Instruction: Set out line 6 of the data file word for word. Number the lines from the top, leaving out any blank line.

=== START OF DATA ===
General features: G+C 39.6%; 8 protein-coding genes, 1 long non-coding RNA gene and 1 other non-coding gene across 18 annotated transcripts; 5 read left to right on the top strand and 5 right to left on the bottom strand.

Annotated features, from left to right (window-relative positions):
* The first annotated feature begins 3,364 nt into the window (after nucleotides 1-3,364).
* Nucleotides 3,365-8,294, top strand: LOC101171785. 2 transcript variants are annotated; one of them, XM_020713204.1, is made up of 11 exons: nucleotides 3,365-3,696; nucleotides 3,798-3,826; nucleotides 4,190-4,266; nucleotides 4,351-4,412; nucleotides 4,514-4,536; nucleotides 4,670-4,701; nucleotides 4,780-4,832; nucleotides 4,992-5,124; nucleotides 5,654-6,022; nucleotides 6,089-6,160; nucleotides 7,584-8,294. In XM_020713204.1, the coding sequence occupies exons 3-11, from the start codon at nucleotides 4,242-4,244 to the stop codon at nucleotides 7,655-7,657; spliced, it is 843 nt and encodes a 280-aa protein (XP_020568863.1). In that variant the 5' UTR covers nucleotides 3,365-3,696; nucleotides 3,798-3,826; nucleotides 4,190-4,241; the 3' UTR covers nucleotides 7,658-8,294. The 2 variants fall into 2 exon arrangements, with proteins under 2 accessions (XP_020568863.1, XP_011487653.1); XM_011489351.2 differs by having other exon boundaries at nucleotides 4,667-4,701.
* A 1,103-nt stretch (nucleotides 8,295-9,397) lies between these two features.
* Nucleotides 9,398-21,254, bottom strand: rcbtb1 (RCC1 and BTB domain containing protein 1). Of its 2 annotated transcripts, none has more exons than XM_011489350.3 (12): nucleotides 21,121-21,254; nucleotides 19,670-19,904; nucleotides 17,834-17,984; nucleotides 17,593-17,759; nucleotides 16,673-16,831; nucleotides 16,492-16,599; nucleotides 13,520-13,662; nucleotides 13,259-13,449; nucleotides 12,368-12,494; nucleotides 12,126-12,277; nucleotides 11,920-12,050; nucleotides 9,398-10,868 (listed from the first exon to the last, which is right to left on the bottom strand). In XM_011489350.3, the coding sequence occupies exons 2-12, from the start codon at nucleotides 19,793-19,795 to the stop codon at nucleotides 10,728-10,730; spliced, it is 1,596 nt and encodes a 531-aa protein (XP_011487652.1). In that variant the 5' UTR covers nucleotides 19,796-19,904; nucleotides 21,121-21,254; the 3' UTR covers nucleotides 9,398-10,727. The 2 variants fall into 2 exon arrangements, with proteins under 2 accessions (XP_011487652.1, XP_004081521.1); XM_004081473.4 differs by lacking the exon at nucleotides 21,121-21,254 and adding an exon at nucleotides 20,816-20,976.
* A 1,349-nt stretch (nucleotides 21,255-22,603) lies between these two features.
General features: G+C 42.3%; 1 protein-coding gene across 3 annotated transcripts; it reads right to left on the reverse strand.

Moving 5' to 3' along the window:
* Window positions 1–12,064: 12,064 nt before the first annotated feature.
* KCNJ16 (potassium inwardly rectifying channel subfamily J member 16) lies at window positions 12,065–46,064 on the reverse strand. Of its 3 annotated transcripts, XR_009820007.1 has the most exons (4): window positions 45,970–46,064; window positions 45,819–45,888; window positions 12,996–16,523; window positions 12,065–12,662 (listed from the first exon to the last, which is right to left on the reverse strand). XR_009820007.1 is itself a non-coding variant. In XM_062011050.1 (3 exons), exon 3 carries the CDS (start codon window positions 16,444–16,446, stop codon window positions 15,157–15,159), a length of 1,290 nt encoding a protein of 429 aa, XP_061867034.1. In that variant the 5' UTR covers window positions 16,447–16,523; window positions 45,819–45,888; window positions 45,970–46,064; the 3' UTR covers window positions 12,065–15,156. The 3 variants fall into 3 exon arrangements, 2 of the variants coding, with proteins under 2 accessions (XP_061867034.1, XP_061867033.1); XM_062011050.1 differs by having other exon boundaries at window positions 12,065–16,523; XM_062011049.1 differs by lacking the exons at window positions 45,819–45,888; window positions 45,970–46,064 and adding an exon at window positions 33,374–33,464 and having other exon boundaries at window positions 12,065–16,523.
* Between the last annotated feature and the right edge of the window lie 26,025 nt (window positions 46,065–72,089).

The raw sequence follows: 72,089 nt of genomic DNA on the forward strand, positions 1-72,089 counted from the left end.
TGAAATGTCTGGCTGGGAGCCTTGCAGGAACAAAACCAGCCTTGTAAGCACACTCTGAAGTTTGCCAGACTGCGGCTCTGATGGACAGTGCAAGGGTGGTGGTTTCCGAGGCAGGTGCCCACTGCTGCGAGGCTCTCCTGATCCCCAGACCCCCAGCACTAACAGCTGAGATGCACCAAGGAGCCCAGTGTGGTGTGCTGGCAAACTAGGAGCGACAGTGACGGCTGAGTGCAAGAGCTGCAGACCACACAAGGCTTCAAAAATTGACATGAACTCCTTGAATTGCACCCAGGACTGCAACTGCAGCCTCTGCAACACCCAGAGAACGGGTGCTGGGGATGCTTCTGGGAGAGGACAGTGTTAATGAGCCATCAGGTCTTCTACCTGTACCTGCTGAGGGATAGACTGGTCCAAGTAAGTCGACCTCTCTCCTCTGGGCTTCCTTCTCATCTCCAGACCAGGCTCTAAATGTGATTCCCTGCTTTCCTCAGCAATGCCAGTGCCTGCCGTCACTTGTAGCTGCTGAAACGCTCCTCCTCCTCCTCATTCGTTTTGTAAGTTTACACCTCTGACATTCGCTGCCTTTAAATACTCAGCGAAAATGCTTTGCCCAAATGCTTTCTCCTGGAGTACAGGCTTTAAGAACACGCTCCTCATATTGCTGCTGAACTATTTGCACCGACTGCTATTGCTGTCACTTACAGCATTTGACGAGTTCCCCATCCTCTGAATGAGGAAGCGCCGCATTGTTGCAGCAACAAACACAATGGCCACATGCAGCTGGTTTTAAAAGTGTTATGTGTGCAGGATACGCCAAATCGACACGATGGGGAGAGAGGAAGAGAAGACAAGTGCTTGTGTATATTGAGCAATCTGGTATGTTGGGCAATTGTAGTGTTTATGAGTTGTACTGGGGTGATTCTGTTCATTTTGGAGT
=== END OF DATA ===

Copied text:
* Nucleotides 9,398-21,254, bottom strand: rcbtb1 (RCC1 and BTB domain containing protein 1). Of its 2 annotated transcripts, none has more exons than XM_011489350.3 (12): nucleotides 21,121-21,254; nucleotides 19,670-19,904; nucleotides 17,834-17,984; nucleotides 17,593-17,759; nucleotides 16,673-16,831; nucleotides 16,492-16,599; nucleotides 13,520-13,662; nucleotides 13,259-13,449; nucleotides 12,368-12,494; nucleotides 12,126-12,277; nucleotides 11,920-12,050; nucleotides 9,398-10,868 (listed from the first exon to the last, which is right to left on the bottom strand). In XM_011489350.3, the coding sequence occupies exons 2-12, from the start codon at nucleotides 19,793-19,795 to the stop codon at nucleotides 10,728-10,730; spliced, it is 1,596 nt and encodes a 531-aa protein (XP_011487652.1). In that variant the 5' UTR covers nucleotides 19,796-19,904; nucleotides 21,121-21,254; the 3' UTR covers nucleotides 9,398-10,727. The 2 variants fall into 2 exon arrangements, with proteins under 2 accessions (XP_011487652.1, XP_004081521.1); XM_004081473.4 differs by lacking the exon at nucleotides 21,121-21,254 and adding an exon at nucleotides 20,816-20,976.